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Physics Engine vs. Runtime enterFrame for object movement
Started by sporkfin Oct 01 2019 08:19 AM

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12 replies to this topic
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#1

sporkfin

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OK, I pretty much use the Box2D physics engine to do all my heavy lifting so I'll often make physics objects out of objects that don't require physics, just for the ease of moving them around.  I'll make them a sensor and weld them to something else so essentially they move because the object they are pinned to moves.  I use this for glows, explosions, force fields and also visual add-ons to physics objects.  I got in the habit of doing this so Box2D calculated all the rotational changes.

 

This technique hasn't been detrimental to game performance but lately, I've been experimenting with using Runtime enterFrame listeners to do the same work.  I'm using trig analysis to rotate everything and it works just fine but I can't tell if it is saving me any bandwidth.

 

I have thousands of physics bodies so a little gain here or there might add up to something.  I know Box2D is a lean and powerful tool so maybe it is outperforming my methods.  Should I just stick with Box2D?

 

Has anyone done any benchmarking of these approaches?  Hunches are welcome too!

 

 



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#2

davebollinger

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of the thousands of physics objects, how many would be "candidates" for the frame/trig approach?  (vs how many still remain as truly physics-needing bodies)  if just some trivial number, then probably doesn't matter either way.  if all of them, then might matter.

 

box2d runs native, so potential performance gain there; but it does things the "hard way", so potential perf loss there.  iow, if you're talking about using weld joints to achieve equivalent of "obj1.x, obj1.y = obj2.x, obj2.y" in a frame loop, then the extra work to actually solve the joint constraint (even though via native) might actually amount to more overhead than the equiv interpreted frame code.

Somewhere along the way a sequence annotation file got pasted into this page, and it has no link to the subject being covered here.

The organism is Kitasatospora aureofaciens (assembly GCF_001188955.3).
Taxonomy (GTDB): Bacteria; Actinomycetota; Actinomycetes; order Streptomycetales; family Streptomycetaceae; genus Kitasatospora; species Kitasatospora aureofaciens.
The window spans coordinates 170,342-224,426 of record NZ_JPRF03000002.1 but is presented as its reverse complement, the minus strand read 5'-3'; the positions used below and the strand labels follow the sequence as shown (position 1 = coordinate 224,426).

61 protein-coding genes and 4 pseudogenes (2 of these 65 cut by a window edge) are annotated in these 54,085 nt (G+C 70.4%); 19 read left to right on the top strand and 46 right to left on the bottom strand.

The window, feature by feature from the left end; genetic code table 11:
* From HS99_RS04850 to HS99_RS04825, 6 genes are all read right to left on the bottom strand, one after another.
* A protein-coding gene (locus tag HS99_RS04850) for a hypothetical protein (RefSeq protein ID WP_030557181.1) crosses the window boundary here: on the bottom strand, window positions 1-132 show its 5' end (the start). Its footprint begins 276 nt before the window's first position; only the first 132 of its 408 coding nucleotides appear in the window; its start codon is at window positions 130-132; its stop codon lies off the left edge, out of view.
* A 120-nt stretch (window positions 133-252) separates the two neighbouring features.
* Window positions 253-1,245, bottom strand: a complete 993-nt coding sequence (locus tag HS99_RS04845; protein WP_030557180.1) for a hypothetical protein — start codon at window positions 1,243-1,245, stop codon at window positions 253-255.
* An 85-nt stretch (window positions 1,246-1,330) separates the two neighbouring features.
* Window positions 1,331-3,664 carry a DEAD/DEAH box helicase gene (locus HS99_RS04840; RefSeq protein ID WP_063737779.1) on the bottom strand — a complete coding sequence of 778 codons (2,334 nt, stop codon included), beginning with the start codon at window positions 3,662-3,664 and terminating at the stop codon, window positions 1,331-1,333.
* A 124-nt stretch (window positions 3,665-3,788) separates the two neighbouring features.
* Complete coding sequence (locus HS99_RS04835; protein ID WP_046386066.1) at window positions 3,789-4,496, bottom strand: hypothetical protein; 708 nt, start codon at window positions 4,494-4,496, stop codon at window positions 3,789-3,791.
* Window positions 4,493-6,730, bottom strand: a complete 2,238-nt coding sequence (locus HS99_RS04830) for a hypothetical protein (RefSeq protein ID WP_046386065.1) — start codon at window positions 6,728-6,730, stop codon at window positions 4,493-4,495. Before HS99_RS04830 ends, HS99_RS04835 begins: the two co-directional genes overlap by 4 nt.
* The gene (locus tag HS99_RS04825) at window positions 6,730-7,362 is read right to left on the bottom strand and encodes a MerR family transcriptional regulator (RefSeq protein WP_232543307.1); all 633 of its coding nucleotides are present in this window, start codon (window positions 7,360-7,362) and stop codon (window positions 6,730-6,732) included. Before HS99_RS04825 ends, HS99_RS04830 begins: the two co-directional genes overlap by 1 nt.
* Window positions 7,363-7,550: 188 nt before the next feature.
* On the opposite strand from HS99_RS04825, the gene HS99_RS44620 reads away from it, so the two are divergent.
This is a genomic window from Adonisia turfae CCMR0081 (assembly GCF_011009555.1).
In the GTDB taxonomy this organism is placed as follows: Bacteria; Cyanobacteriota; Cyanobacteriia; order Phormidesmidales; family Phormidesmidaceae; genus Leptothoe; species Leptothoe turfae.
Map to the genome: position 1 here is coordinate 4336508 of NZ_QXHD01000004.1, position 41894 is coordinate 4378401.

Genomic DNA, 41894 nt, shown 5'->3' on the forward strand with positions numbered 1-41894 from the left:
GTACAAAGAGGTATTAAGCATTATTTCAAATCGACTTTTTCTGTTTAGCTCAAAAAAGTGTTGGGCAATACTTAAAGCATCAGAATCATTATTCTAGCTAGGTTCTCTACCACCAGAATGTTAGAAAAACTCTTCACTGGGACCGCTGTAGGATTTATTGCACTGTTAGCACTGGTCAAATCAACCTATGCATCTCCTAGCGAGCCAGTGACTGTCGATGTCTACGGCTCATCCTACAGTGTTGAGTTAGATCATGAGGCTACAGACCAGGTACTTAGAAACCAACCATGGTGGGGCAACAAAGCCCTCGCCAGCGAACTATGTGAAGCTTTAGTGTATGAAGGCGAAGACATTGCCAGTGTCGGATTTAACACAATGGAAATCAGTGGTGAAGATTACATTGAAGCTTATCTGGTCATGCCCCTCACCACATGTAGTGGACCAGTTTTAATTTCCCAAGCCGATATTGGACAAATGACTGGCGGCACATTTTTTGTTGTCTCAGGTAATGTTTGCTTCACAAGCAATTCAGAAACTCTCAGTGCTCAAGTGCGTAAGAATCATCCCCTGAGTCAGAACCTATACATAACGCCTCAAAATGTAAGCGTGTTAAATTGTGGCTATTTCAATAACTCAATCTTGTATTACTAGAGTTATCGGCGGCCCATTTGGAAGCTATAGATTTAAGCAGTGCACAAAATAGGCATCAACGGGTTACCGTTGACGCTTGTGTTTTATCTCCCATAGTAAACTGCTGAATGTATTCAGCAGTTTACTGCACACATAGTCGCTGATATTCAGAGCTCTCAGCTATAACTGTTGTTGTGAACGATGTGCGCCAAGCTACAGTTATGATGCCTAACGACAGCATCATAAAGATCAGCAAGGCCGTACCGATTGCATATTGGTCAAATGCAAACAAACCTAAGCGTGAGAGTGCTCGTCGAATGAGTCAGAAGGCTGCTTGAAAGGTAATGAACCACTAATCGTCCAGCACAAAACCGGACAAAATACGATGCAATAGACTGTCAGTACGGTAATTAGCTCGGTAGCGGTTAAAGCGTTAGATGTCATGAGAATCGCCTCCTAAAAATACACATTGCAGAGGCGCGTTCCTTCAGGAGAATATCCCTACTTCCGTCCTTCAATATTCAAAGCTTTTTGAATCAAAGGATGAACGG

you'll want to do your own benchmark - load/stress your system with these candidates until you can detect a frame drop, then compare to the other method - ie, which one drops frames earlier?



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#3

sporkfin

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Good idea @davebollinger

 

I could prune a lot of physics objects, maybe 50%.  I've just never bothered before because box2d seems so efficient - especially with sensors with a light collision filter (or would that be heavy?).

 

Unless, someone else has run these benchmarks, I'll have to add this to my project list.



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#4

XeduR @Spyric

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I ran tests on this issue over a year ago, but I regrettably don't have the exact results written down anymore or I can't find them at least.

 

When I compared attaching some images to physics objects by welding them together to just updating their position via a runtime listener, the results varied.

 

The only case in which Box2D performed better was when I tried updating series of different types of objects in a loop and I had to resort to using conditional statements, such as

local function update()
    for i = 1, #objects do
        if objects[i].hasImage then
            -- update image location
        elseif objects[i].hasSomething then
            -- update something, etc.
        end
    end
end

However, even in this instance, Box2D outperformed the runtime listener only after the number of objects reached a high number.

 

I found that a simple runtime listener performed much better than welding the images to the physics objects, i.e. something like:

local function update()
    for i = 1, #objects do
        objects[i].image.x, objects[i].image.y, objects[i].image.rotation = objects[i].x, objects[i].y, objects[i].rotation
    end
end

I'm also not sure, but I think that using :translate() was even better than just updating x and y. 


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#5

sporkfin

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Thanks @Xedur, that's good to know!